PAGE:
Friday, March 28, 2008
It reminded me of my family. My Grandma Katherine (who Kateka, my sister, was named after) was from Toxey, Alabama. We drove out there one summer after she had passed away it was about three weeks of hot sticky sibling love in the mini-van, in short a dream vacation.
I remember when Grandma Katherine used to cry when we would get to her house and when we would leave. She lived pretty far out in the country, and pretty far from most people, but especially the people she loved. It reminded me of this, "Grandma Sands squeezed me hard and cried all over me. She wiped a bunch of tears aways with a twisted-up hand and blinked a couple of times before she looked at me. She was so short she didn't even have to look down!
"She tried to say something but she couldn't talk, she just stuck her bottom lip out some and nodded her head up and down a couple of time, then pulled me back to her and squeezed me like crazy."
The book reminded me of my slightly wacky family, but mostly it made me think about the relationships we have with each other. Our relationships are never perfect and mostly we are dancing around each other trying to figure out the correct footing of living together.
"Some of the time it was hard to figure Byron out. He was very right about some things and he was very wrong about some things...
"He was also very wrong about there not being anything like magic powers or genies or angels. Maybe those weren't the things that could make a run-over dog walk without wobbling but they were out there.
"Maybe they were in the way your father smile at you even after you'd messed something up real bad. Maybe they were in the way you understood that your mother wasn't trying to make you the laughing "sock" of the whole school when she'd call you over in front of a bunch of your friends and use spit on her finger to wipe the sleep out of your eyes. Maybe it was magic powers that let you know she was just being Momma. Maybe they were the reason that you really didn't care when the kids would say, "Yuck! You let your momma slob on you?" and you had to say, "Shut up. That's my momma, we got the same germs."
"Maybe there were genies in the way your sister would throw a stupid tea party for you and you had fun even though it was kind of embarrassing to sit at a little table and sup water out of plastic teacups.
"Maybe there were magic powers hiding in the way your older brother made all the worst thugs in the neighborhood play basketball with you even though you double-dribbled every time they threw you the ball..
"And I am sure there was an angel in Birmingham when Grandma Sands wrapped little arms around all the Weird Watsons and said, "My fambly, my beautiful, beautiful fambly."
But aren't we all angels to each other. Didn't a neighbor call and tell you how great you are? Did your baby tell you he loved because you played with his markers with him today? Didn't your sister help everyday when you felt so completely trapped in your life? Isn't there always someone there to lift and help you? I love finding these people. I love when you meet someone and you feel they have been your friend forever even though you have only known them for 7 minutes. Some are lucky enough to have this in their families, some find and make their families as they go.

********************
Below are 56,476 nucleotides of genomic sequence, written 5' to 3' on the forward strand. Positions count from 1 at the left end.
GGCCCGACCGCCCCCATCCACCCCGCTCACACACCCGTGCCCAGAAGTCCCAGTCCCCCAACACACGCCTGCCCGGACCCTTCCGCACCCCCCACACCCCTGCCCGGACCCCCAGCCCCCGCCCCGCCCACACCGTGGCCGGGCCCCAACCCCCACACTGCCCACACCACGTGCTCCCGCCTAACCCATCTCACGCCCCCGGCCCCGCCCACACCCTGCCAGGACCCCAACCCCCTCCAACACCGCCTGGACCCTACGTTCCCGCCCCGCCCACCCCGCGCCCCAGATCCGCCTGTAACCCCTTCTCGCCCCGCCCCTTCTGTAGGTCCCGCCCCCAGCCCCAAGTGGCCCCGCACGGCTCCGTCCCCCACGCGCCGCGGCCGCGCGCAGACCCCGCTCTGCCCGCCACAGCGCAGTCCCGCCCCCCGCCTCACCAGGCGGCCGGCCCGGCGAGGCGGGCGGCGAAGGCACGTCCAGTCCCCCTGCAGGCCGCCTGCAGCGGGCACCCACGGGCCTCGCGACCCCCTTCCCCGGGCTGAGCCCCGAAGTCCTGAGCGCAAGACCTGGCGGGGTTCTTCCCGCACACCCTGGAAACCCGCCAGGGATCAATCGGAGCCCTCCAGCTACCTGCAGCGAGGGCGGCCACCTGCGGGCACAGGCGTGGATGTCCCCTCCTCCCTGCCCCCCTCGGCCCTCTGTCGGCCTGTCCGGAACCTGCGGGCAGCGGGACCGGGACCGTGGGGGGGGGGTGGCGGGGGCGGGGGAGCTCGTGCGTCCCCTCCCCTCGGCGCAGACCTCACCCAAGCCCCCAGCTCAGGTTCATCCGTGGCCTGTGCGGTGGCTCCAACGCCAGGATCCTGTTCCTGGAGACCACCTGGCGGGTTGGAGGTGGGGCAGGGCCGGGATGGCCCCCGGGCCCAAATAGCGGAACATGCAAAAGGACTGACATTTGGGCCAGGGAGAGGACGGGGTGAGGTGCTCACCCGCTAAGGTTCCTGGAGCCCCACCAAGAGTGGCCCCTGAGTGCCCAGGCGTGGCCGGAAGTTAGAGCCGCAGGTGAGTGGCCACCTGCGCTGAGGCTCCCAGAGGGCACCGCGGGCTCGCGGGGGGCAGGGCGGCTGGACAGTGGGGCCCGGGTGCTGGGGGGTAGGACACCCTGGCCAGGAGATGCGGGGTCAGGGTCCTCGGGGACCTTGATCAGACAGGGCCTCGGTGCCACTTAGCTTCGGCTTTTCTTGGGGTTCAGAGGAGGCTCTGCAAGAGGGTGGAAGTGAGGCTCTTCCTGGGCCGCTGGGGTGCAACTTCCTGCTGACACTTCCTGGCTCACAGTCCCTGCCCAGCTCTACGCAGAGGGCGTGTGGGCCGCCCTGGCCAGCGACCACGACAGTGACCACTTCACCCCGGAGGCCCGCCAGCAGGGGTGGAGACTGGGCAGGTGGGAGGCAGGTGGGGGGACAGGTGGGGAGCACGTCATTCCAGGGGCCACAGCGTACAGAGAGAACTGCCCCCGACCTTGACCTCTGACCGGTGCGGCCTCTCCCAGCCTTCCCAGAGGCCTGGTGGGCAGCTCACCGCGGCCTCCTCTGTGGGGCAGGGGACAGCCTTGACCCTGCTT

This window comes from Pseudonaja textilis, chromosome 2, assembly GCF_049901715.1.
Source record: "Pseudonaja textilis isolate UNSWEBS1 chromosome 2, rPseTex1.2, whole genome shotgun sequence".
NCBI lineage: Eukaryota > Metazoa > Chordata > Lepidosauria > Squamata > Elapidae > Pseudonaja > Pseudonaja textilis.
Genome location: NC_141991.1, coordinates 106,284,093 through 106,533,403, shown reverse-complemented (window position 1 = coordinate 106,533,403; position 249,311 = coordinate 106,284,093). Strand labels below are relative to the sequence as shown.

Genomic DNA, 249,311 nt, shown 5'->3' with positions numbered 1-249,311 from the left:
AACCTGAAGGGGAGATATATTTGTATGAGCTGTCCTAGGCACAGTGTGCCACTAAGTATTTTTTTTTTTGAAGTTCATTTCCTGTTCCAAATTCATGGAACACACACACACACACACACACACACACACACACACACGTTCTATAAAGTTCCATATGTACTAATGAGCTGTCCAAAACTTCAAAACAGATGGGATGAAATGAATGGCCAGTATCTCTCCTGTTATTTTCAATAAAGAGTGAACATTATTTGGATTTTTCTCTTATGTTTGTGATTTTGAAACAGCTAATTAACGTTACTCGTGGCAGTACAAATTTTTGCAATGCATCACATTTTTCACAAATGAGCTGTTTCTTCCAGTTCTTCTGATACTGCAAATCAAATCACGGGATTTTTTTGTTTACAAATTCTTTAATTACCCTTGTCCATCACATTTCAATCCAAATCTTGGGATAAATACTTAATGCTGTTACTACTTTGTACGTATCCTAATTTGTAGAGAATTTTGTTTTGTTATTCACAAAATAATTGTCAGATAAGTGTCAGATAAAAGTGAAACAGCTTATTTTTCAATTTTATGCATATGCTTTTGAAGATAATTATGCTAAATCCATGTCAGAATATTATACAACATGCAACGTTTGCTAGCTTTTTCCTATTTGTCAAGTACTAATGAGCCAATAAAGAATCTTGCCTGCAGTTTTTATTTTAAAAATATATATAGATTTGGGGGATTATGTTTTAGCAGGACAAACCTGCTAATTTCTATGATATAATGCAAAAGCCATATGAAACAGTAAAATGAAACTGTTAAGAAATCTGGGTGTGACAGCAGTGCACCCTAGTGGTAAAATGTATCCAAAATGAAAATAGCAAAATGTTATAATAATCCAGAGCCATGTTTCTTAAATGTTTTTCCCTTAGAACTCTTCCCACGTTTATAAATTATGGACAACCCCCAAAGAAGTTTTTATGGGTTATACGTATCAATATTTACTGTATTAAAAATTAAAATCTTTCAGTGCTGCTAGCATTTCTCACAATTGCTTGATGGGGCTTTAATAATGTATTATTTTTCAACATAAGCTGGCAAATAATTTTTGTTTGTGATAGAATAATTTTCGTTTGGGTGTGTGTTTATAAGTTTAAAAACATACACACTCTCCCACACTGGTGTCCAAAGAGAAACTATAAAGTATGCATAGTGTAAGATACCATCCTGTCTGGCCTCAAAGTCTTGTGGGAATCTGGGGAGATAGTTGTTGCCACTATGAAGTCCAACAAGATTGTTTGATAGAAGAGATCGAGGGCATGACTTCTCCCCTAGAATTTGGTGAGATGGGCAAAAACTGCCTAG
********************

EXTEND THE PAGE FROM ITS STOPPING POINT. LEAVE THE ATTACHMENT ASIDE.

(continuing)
I appreciate these people, the true and constant people. Honesty. Loyalty. Strength.
"These people are the true American heroes. They are the boys and girls, the women and men who have seen that thing are wrong and have not been afraid to ask that things are wrong and have not been afraid to ask "Why can't we change this?" They are the people who believe that as long as one person is being treated unfairly, we all are. These are our heroes, and they still walk among us today. One of them may be sitting next to you as you read this, or standing in the next room making your dinner, or waiting for you to come outside and play.
"One of them may be you."
Saturday, March 1, 2008
They're called Weird Watsons, and sometimes Kenny, Joetta, and delinquent big brother Byron, deserve the name, like when Byron gets his lips frozen to a car mirror while he's practicing kissing. But when they visit Grandma Sands in Birmingham, they head into a nightmare. At first hilarious, but by the end devastatingly powerful, Curtis's first novel packs a terrific punch.
Ten-year-old Kenny introduces readers to his family; his parents, little sister Joetta, and tough, cool, delinquent-wannabe Byron. When Byron's antics escalate, though they are mild by today's standards, his parents decide he needs a dose of the iron hand of Grandma Sands. So they load up the car and head off to Birmingham for the summer.
Humorous incidents abound, but when the Watsons arrive in Alabama, they find themselves caught up in something far more serious than dealing with a mildly delinquent adolescent. Racists bomb Grandma Sands's church, and Kenny's little sister is feared dead. Kenny, who witnessed what happened, sinks into depression and believes that only magic can heal him. But when his parents don't know how to help him, he finds comfort in the words of the person he least expected.
(Plot review courtesy of Matt Berman @ commonsensemedia.org)